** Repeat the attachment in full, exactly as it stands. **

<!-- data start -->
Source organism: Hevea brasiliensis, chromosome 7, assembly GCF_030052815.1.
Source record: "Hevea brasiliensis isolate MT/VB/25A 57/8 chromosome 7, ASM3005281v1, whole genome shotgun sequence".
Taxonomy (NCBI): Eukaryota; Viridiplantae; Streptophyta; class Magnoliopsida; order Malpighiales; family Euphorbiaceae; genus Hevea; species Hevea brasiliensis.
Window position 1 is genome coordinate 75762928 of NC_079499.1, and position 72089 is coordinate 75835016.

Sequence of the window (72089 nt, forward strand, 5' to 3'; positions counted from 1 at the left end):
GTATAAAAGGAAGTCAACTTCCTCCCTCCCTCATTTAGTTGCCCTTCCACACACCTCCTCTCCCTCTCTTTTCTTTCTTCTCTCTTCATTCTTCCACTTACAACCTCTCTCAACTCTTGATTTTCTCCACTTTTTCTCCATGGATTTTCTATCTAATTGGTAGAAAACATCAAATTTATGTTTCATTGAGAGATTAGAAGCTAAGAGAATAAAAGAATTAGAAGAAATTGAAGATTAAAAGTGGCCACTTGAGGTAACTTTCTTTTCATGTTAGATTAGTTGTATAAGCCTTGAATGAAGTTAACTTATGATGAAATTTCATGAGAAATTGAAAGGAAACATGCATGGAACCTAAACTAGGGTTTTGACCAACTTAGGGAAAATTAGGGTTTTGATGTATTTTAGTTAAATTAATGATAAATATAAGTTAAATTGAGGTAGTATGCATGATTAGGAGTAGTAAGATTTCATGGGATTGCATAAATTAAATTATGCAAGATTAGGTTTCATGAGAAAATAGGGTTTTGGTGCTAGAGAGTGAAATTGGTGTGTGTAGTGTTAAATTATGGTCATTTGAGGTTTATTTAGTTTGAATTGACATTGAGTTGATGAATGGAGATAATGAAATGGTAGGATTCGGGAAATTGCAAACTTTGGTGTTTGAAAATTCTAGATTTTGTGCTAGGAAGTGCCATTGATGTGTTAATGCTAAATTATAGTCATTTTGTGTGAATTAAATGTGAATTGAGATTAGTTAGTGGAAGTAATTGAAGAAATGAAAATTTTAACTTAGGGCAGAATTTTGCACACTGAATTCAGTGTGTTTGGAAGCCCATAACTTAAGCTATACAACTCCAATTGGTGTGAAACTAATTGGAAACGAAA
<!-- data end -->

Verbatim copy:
Source organism: Hevea brasiliensis, chromosome 7, assembly GCF_030052815.1.
Source record: "Hevea brasiliensis isolate MT/VB/25A 57/8 chromosome 7, ASM3005281v1, whole genome shotgun sequence".
Taxonomy (NCBI): Eukaryota; Viridiplantae; Streptophyta; class Magnoliopsida; order Malpighiales; family Euphorbiaceae; genus Hevea; species Hevea brasiliensis.
Window position 1 is genome coordinate 75762928 of NC_079499.1, and position 72089 is coordinate 75835016.

Sequence of the window (72089 nt, forward strand, 5' to 3'; positions counted from 1 at the left end):
GTATAAAAGGAAGTCAACTTCCTCCCTCCCTCATTTAGTTGCCCTTCCACACACCTCCTCTCCCTCTCTTTTCTTTCTTCTCTCTTCATTCTTCCACTTACAACCTCTCTCAACTCTTGATTTTCTCCACTTTTTCTCCATGGATTTTCTATCTAATTGGTAGAAAACATCAAATTTATGTTTCATTGAGAGATTAGAAGCTAAGAGAATAAAAGAATTAGAAGAAATTGAAGATTAAAAGTGGCCACTTGAGGTAACTTTCTTTTCATGTTAGATTAGTTGTATAAGCCTTGAATGAAGTTAACTTATGATGAAATTTCATGAGAAATTGAAAGGAAACATGCATGGAACCTAAACTAGGGTTTTGACCAACTTAGGGAAAATTAGGGTTTTGATGTATTTTAGTTAAATTAATGATAAATATAAGTTAAATTGAGGTAGTATGCATGATTAGGAGTAGTAAGATTTCATGGGATTGCATAAATTAAATTATGCAAGATTAGGTTTCATGAGAAAATAGGGTTTTGGTGCTAGAGAGTGAAATTGGTGTGTGTAGTGTTAAATTATGGTCATTTGAGGTTTATTTAGTTTGAATTGACATTGAGTTGATGAATGGAGATAATGAAATGGTAGGATTCGGGAAATTGCAAACTTTGGTGTTTGAAAATTCTAGATTTTGTGCTAGGAAGTGCCATTGATGTGTTAATGCTAAATTATAGTCATTTTGTGTGAATTAAATGTGAATTGAGATTAGTTAGTGGAAGTAATTGAAGAAATGAAAATTTTAACTTAGGGCAGAATTTTGCACACTGAATTCAGTGTGTTTGGAAGCCCATAACTTAAGCTATACAACTCCAATTGGTGTGAAACTAATTGGAAACGAAA